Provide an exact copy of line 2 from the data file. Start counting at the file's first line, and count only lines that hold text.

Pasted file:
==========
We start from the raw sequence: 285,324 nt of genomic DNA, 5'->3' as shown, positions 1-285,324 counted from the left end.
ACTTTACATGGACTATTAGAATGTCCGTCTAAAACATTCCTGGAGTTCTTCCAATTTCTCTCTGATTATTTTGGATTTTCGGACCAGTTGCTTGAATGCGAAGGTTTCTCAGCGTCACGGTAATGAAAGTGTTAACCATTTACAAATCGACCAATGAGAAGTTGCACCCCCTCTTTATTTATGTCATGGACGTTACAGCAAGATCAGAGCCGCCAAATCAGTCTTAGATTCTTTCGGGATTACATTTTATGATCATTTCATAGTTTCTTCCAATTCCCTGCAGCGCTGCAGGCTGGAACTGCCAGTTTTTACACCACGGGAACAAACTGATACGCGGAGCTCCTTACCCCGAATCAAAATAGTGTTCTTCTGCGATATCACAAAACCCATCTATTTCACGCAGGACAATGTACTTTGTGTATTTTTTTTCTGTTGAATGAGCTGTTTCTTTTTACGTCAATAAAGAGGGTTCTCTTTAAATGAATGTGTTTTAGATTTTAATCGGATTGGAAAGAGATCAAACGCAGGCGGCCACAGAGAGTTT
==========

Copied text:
ACTTTACATGGACTATTAGAATGTCCGTCTAAAACATTCCTGGAGTTCTTCCAATTTCTCTCTGATTATTTTGGATTTTCGGACCAGTTGCTTGAATGCGAAGGTTTCTCAGCGTCACGGTAATGAAAGTGTTAACCATTTACAAATCGACCAATGAGAAGTTGCACCCCCTCTTTATTTATGTCATGGACGTTACAGCAAGATCAGAGCCGCCAAATCAGTCTTAGATTCTTTCGGGATTACATTTTATGATCATTTCATAGTTTCTTCCAATTCCCTGCAGCGCTGCAGGCTGGAACTGCCAGTTTTTACACCACGGGAACAAACTGATACGCGGAGCTCCTTACCCCGAATCAAAATAGTGTTCTTCTGCGATATCACAAAACCCATCTATTTCACGCAGGACAATGTACTTTGTGTATTTTTTTTCTGTTGAATGAGCTGTTTCTTTTTACGTCAATAAAGAGGGTTCTCTTTAAATGAATGTGTTTTAGATTTTAATCGGATTGGAAAGAGATCAAACGCAGGCGGCCACAGAGAGTTT